With the deadline now come and gone, what’s to become of those still left on Windows XP? The operating system is now over twelve years old, and although in its day it was far and away the most stable and user friendly operating system available, organisations still using it are limiting the productivity of their staff and are left open to many potential headaches down the line.

While many core productivity applications haven’t changed too dramatically, the biggest difference in computing since XP is the way the Internet has evolved. Twelve years ago there was no YouTube, let alone full productivity suites delivered through the browser. Windows XP was built for a world just getting used to being online. There are now members of the workforce that have experienced nothing but an online world.

Despite this shift in how computers are used, according to research a startling 77 per cent of UK businesses will still have Windows XP running in their IT estate, even after the support deadline has passed. This research also found that 9 per cent of organisations also admitted that they will continue to use Windows XP up to two years from now.

In addition, this research also revealed that many organisations are completely unconcerned about the security risks associated with XP beyond the end of support deadline. In total, 70 per cent of businesses felt securing XP was a priority, with only 6 per cent of organisations extremely concerned about security after support ended on 8th April.

Even after Microsoft announced that it will continue to provide basic cyber security to XP users until July 2015 in January, less than one fifth of IT decision makers said that they were convinced. 29 per cent of IT decision makers also revealed that they have no XP security concerns at all.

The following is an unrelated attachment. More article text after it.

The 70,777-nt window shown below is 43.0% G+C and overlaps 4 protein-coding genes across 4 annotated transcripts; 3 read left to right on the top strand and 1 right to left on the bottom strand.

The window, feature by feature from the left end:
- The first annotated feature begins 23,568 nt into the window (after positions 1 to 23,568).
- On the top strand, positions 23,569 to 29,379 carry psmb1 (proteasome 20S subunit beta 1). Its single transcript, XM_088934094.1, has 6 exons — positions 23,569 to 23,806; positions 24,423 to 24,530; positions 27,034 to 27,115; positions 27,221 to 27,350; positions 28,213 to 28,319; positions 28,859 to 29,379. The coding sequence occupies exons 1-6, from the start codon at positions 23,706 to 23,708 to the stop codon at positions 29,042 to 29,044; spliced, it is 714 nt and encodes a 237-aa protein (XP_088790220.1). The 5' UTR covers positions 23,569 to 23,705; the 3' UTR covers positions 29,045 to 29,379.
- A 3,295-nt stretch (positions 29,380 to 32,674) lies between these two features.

Not only are organisations not moving from this outdated system, but they are putting themselves at risk. We’ve already witnessed the first serious security breach of XP. Microsoft may have backtracked and provided a fix for it, but you can be certain such acts of benevolence won’t be repeated forever, especially as April 8th becomes a distant memory.

So you’re stuck on XP and think you’ve missed the boat? It’s not the end of the world if organisations didn’t migrate before the deadline. In fact, it’s never a good idea for IT departments to rush any major system overhaul. The right approach is to instead take time to find the right solution for the organisation.

But beginning a migration programme won’t make you immune to security vulnerabilities either. Organisations still using XP do need to ensure that they have adequate security in place to support legacy systems until migration onto a supported platform is complete.

With security risks surrounding XP likely to strike at any point, now is not the time where organisations can be complacent about their operating system and security. The last thing any organisation wants is a major security breach to delay what is likely to be one of the biggest IT projects it has ever undertaken.

Security protection can come in the form of comprehensive migration programmes, which if planned and executed effectively, can help secure XP operating systems for the short to medium term. It is vital that organisations implement proper planning, have the right toolset and a good methodology for these programmes to ensure that the business does not experience a disruption in operations or reduced productivity in employees. They will also allow for a reduced time of migration and secure systems appropriately.

Get the migration right, and you will have happier, more productive staff. Most people can accept minor disruption, especially if it means they can move onto a modern, user friendly platform. They’ll thank for the rich user experience later versions of Windows will allow them, however you may regret it if you can’t keep the YouTube views to a minimum.